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Jun 18, 2012 04:39 PM

Does cheap wine age well?

my neighbor who doesn't drink was cleaning out her cabinets and she gave me two bottles of wine. One is a Concannon Pinot Noir and the other is a giant bottle of Raymond Hill Chardonnay. Both are from 2001! Yikes! i'm gonna open the Pinot Noir tonight just to taste but my understanding is that cheap wine is for immediate consumption. is that correct?

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  1. it all depends on how well (or not) the wine was kept/stored.

    If the cabinet was dark and not too warm, you'd be surprised that a wine can last a longer time than expected.

    1. Most wine is not built properly for aging. With cheap wine, this is especially true. All there is fruit flavors - and these drop out young with nothing left. Additionally, the wine makers do not allow for enough acidity for the wine to age properly, and for reds not enough acidity or tannins. This results in wines over time becoming dull, losing their fruit notes, and having no other flavors to help out. With California wines, sometime the only sensation one really gets is a vague sense of spice and then alcohol.

      Let us know how you do though! Perhaps it will end up being an interesting experiment.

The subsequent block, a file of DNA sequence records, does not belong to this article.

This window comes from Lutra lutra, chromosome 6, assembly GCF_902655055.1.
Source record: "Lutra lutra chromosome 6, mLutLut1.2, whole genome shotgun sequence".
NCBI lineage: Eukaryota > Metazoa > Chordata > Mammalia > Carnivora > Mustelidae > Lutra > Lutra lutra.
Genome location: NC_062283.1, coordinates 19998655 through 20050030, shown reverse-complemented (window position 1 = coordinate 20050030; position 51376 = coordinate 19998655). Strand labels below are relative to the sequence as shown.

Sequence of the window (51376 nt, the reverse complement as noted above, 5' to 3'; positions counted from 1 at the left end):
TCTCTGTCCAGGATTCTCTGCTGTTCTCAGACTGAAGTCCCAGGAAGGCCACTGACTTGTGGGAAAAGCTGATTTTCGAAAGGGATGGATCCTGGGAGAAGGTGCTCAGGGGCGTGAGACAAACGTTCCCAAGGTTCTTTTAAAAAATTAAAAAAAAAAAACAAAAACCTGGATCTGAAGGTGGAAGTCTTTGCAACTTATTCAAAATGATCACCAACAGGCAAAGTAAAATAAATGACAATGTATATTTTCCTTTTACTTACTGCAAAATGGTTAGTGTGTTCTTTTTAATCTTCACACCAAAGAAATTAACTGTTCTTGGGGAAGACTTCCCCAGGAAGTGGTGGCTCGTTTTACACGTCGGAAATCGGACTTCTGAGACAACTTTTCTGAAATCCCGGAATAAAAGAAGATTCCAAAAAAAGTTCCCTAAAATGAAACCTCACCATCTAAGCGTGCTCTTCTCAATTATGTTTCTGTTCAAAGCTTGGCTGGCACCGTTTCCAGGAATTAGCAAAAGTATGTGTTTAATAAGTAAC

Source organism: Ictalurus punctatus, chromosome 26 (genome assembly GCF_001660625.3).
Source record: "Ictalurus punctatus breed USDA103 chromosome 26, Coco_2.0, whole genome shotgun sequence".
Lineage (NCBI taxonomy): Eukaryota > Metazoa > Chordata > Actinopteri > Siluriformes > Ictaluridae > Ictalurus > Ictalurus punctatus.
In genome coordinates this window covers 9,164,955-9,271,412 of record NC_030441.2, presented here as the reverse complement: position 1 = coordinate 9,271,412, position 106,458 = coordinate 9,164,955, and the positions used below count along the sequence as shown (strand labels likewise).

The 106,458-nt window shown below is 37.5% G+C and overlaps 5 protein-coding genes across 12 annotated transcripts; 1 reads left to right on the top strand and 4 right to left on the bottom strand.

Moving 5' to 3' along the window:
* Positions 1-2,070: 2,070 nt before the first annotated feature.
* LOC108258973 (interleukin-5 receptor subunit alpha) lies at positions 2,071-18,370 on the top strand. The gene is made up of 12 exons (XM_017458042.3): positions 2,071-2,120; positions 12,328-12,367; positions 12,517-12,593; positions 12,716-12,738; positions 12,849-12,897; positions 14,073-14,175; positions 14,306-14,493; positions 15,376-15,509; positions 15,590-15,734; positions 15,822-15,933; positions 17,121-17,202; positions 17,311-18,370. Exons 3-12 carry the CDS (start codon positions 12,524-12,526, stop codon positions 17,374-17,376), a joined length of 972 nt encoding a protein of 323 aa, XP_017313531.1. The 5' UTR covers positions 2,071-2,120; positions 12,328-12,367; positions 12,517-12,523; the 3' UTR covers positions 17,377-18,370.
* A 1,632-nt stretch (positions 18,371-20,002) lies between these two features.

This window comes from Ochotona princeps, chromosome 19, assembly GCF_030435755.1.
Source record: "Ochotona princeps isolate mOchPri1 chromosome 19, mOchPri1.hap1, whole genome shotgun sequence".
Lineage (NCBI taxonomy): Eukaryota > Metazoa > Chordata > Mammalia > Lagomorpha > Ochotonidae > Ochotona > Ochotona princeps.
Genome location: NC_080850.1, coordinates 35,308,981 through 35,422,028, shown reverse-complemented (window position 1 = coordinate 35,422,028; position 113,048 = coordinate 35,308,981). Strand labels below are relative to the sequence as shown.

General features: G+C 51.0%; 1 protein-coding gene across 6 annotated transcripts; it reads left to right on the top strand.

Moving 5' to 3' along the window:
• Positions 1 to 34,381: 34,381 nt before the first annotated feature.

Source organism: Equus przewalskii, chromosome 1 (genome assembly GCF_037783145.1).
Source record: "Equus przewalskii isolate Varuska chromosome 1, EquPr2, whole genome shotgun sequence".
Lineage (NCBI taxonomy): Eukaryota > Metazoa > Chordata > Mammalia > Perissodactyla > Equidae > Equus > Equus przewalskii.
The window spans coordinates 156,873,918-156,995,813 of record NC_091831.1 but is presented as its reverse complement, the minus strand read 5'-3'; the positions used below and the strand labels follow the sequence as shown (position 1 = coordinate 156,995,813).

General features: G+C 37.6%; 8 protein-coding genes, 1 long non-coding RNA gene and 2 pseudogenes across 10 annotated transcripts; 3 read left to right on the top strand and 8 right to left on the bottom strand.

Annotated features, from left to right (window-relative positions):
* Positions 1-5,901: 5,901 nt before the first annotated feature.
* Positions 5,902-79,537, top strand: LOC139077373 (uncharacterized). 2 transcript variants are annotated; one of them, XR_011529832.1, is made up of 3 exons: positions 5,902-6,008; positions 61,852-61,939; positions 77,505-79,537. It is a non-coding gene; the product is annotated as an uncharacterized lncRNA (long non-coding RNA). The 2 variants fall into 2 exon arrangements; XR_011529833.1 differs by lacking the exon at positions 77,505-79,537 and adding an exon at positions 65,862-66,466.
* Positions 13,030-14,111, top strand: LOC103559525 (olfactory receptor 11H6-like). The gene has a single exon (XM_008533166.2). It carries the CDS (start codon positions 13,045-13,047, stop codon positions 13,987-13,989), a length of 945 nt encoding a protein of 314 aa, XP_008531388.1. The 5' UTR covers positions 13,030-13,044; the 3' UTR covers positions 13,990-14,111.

1. Maybe yes, but more likely, maybe no. It all depends on many factors.

        Let's just say that wine X was stored perfectly. Then, it might impress a taster. If not, then it probably will not.


        2 Replies
        1. re: Bill Hunt

          these are my tasting notes...

          Concannon PInot Noir 2001- UGH! have you ever tasted rubbing alcohol? no? me neither, but this is what imagine what it would taste like. down the drain it went.

          Raymond Hill-Let's just say after the Concannon this baby s going straight down the drain and the bottle into recycling.

          1. re: trolley

            Now, I am not familiar with either one of those (I know Concannon, but not that wine), but at the US $25 price range, one of the best PN's at that level, Acacia Carneros, can age. I have experienced it at 5 years, and while a different wine, than when young, was very enjoyable. Not sure which I like better - the young and vibrant, or the mature, nuanced wine.

            I have also had some Bdx. blend wines, at the lower end of the price scale, that I thought could stand a few years, only to have them fall apart. Shows how little I really know about age-worthiness!

            For aging ANY wine, storage is up near the top. Even a great, 1er Cru Bdx, stored in the garage in Arizona, will not last long.

            Good luck,


        2. Simple rule is if you paid under $25 drink now and if it is something in the $35 plus range with proper storage should age nicely. Not all under $25 are meant to drink today but it is an easy rule. Unless you are on Cellar Tracker and researching drinking windows drink up what you buy. I see too many people think a $15 Cab will be great in ten years and are too often disappointed.